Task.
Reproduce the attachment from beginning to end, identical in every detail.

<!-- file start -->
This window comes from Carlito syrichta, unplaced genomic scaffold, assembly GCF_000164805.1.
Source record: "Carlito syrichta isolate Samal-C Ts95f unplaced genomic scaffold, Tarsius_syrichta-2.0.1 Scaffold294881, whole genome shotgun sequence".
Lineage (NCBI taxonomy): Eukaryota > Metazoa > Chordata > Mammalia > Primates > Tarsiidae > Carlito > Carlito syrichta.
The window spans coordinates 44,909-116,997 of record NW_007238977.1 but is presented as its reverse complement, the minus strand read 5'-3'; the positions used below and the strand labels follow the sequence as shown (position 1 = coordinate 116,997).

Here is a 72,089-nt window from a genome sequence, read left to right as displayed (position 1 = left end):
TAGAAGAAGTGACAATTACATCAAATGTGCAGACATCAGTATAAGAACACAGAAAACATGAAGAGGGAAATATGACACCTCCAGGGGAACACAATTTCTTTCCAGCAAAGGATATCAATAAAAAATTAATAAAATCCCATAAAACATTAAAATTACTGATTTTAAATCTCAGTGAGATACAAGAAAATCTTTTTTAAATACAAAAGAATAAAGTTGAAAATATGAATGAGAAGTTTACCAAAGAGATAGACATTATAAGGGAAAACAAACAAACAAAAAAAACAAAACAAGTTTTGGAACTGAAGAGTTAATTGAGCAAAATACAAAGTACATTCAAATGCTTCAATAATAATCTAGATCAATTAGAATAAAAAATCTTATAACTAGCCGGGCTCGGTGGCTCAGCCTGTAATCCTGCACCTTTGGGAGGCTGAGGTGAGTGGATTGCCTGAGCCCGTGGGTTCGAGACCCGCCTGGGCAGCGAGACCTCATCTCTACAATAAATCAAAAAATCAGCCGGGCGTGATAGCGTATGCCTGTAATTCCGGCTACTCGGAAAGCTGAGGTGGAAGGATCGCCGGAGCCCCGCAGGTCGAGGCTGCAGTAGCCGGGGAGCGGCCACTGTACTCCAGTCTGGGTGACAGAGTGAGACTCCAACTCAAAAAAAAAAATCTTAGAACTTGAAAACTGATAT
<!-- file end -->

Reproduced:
This window comes from Carlito syrichta, unplaced genomic scaffold, assembly GCF_000164805.1.
Source record: "Carlito syrichta isolate Samal-C Ts95f unplaced genomic scaffold, Tarsius_syrichta-2.0.1 Scaffold294881, whole genome shotgun sequence".
Lineage (NCBI taxonomy): Eukaryota > Metazoa > Chordata > Mammalia > Primates > Tarsiidae > Carlito > Carlito syrichta.
The window spans coordinates 44,909-116,997 of record NW_007238977.1 but is presented as its reverse complement, the minus strand read 5'-3'; the positions used below and the strand labels follow the sequence as shown (position 1 = coordinate 116,997).

Here is a 72,089-nt window from a genome sequence, read left to right as displayed (position 1 = left end):
TAGAAGAAGTGACAATTACATCAAATGTGCAGACATCAGTATAAGAACACAGAAAACATGAAGAGGGAAATATGACACCTCCAGGGGAACACAATTTCTTTCCAGCAAAGGATATCAATAAAAAATTAATAAAATCCCATAAAACATTAAAATTACTGATTTTAAATCTCAGTGAGATACAAGAAAATCTTTTTTAAATACAAAAGAATAAAGTTGAAAATATGAATGAGAAGTTTACCAAAGAGATAGACATTATAAGGGAAAACAAACAAACAAAAAAAACAAAACAAGTTTTGGAACTGAAGAGTTAATTGAGCAAAATACAAAGTACATTCAAATGCTTCAATAATAATCTAGATCAATTAGAATAAAAAATCTTATAACTAGCCGGGCTCGGTGGCTCAGCCTGTAATCCTGCACCTTTGGGAGGCTGAGGTGAGTGGATTGCCTGAGCCCGTGGGTTCGAGACCCGCCTGGGCAGCGAGACCTCATCTCTACAATAAATCAAAAAATCAGCCGGGCGTGATAGCGTATGCCTGTAATTCCGGCTACTCGGAAAGCTGAGGTGGAAGGATCGCCGGAGCCCCGCAGGTCGAGGCTGCAGTAGCCGGGGAGCGGCCACTGTACTCCAGTCTGGGTGACAGAGTGAGACTCCAACTCAAAAAAAAAAATCTTAGAACTTGAAAACTGATAT